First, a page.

(AFP) - China has tightened the screw on North Korea in a rare direct message to reclusive leader Kim Jong-Il as US Secretary of State Condoleezza Rice warned his nation not to carry out a second atom bomb test.
A special envoy handed a personal message from Chinese President Hu Jintao to Kim Thursday in what a foreign ministry spokesman in Beijing called a "significant" visit to Pyongyang, reports Trend.
It came as Rice, in Seoul, warned of "grave consequences" if the Stalinist regime conducted a second weapons test after its shock first October 9 trial while also stressing that the door to negotiations remained open.
Tang Jiaxuan, leading a delegation of senior Chinese government officials, carried a message from Hu, foreign ministry spokesman Liu Jianchao said.
"This is a very significant visit against the backdrop of major changes in the situation on the Korean peninsula," Liu said.
It is thought to be Kim's first announced meeting with any foreigner since the test.
North Korea's state news agency KCNA, for its part, said Tang handed Kim a gift as they talked of bilateral ties "and a series of international issues of mutual concern."
"Kim Jong-Il expressed thanks for this and conversed with him in a friendly atmosphere," KCNA added.
Liu said two vice foreign ministers -- Wu Dawei, who is also China's senior negotiatior to stalled six-nation talks on North Korea's nuclear program, and Dai Bingguo -- were also part of the delegation.
Asked by reporters in Seoul, Rice said she had not heard what came out of the meeting in Pyongyang.
"I hope it has been successful in conveying to North Korea that there is really only one path," she said, referring to the dismantling of its weapons programmes.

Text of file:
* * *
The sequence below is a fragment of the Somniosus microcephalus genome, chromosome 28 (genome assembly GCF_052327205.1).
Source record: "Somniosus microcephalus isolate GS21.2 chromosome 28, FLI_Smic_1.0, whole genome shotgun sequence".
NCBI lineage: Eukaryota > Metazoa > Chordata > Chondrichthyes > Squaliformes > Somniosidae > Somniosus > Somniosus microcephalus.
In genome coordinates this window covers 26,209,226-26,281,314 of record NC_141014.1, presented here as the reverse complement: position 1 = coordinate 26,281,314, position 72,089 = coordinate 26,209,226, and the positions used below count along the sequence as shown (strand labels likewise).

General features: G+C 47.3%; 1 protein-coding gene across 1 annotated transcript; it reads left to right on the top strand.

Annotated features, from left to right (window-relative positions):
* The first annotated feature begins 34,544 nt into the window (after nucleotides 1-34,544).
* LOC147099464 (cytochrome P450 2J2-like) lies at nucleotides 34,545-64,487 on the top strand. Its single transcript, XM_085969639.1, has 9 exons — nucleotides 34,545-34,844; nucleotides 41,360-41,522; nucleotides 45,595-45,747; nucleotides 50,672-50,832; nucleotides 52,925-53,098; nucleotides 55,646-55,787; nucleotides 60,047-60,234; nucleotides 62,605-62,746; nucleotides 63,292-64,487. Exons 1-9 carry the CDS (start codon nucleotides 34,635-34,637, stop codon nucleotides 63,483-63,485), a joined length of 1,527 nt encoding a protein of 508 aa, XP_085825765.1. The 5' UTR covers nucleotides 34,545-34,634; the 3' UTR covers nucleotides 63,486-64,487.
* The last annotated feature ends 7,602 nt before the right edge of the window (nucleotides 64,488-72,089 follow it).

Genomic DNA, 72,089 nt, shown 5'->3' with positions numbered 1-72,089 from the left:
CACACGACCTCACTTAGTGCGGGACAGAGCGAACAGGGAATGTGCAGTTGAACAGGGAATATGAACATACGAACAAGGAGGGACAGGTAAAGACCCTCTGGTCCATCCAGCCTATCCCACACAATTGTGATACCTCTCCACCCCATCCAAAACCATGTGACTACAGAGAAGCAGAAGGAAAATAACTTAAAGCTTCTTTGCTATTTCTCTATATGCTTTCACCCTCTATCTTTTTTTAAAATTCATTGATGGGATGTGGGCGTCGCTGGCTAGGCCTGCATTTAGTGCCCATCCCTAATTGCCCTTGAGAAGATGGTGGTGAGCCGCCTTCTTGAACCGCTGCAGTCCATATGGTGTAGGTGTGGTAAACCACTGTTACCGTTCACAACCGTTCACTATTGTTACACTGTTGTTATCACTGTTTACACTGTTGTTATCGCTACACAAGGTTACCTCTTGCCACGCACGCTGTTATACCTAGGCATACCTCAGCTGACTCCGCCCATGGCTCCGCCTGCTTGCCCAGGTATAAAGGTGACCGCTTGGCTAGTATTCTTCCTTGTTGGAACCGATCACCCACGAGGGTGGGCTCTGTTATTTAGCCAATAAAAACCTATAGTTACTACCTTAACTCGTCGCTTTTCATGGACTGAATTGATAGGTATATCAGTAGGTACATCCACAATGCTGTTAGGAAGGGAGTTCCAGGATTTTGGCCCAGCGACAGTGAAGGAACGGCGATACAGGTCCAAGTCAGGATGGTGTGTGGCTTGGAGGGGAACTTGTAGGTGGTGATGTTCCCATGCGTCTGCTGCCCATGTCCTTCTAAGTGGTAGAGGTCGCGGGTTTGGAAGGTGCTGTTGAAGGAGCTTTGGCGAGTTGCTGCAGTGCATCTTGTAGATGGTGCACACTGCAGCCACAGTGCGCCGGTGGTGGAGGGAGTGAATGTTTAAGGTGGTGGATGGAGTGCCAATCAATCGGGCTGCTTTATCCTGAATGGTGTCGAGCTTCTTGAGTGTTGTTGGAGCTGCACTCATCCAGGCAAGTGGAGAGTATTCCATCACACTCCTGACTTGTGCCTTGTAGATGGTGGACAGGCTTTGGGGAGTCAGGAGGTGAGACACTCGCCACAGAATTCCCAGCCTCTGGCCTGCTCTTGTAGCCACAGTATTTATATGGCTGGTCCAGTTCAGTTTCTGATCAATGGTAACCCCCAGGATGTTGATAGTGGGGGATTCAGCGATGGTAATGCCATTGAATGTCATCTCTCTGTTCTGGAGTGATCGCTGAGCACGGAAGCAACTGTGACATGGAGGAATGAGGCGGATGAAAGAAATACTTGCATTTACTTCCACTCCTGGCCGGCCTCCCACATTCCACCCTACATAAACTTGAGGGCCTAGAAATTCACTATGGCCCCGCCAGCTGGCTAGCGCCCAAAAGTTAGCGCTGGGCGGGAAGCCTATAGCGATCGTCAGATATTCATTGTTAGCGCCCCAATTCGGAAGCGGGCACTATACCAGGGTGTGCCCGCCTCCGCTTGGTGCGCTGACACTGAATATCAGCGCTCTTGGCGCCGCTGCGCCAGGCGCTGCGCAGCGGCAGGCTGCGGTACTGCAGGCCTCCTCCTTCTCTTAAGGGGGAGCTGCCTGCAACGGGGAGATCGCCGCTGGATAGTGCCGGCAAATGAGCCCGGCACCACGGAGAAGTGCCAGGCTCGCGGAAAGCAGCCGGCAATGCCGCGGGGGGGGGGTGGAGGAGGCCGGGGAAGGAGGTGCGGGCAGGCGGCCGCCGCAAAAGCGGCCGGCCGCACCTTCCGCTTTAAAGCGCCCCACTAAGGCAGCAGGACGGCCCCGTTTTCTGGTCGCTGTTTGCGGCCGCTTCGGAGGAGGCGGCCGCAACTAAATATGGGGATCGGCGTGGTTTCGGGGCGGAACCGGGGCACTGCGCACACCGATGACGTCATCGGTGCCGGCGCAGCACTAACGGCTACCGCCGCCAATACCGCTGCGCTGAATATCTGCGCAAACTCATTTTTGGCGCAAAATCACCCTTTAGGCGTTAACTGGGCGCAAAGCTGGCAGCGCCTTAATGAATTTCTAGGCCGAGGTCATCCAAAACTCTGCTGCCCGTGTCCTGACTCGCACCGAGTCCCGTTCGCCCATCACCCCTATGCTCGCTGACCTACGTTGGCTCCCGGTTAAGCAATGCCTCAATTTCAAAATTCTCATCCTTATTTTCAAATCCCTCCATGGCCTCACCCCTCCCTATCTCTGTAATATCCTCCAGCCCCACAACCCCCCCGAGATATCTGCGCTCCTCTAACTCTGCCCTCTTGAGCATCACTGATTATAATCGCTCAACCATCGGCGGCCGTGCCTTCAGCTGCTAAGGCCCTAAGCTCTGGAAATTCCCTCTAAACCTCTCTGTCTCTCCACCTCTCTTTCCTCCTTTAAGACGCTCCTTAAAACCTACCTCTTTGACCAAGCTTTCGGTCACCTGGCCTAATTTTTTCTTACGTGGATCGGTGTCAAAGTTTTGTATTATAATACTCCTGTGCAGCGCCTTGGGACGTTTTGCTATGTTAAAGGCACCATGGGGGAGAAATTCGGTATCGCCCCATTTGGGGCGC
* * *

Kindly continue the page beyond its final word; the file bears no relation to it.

A senior US official travelling with Rice earlier Thursday said the Chinese delegation would likely send a "very strong" warning against further tests.
Tang last week met with US President George W. Bush in Washington and also visited Moscow amid the hurried diplomacy that led to Saturday's unanimous UN Security Council resolution imposing sanctions.
China, North Korea's closest ally and by some way its largest aid donor and trade partner, is seen as critical to ensuring the measures have real bite.
The UN text calls on North Korea to return to negotiations over its nuclear programme and imposes a range of financial, trade and military restrictions.
Rice, who earlier held talks in Japan, arrived in Seoul as part of the US drive to tighten the pressure on Kim's isolated and impoverished regime.
She will travel Friday to China and then on to Russia.
During her talks here, Rice sought to ease Seoul's concern that sanctions, notably the inspection of cargo to and from the North, could lead to conflict with Pyongyang, which has branded the measures a declaration of war.
"The US has no desire to do anything to escalate tensions," she said at a joint press conference after talks with the South Korean Foreign Minister Ban Ki-Moon, who is also the incoming head of the United Nations.
"We want to leave open the path of negotiation," Rice said. "We don't want the situation to escalate."
But she and Ban warned of "grave consequences" if the North carried out a threat to stage a repeat test.
"We agreed that it would aggravate the current situation and that it should never take place," Ban said. "We agreed that in case it happens, there should be more grave consequences."
Rice and Ban later went into three-way talks with Japanese Foreign Minister Taro Aso.
North Korea has boycotted six-nation disarmament talks -- gathering China, Japan, Russia, the United States and the two Koreas -- since last year after Washington took action to lock it out of the international banking system.
In Japan, earlier on the first leg of her tour, Rice insisted the United States favoured diplomacy, telling reporters that "we've also been clear that we are not going to invade or attack North Korea."
She has already reassured both Japan and South Korea of US support if they come under attack from North Korea.
Earlier, US President George W. Bush told ABC News in an interview that the North would be "held to account" if it sold nuclear material to Iran or Osama bin Laden's Al-Qaeda network.
"One of the things that's important for these world leaders to hear is, you know, we will use means necessary to hold them to account," he said.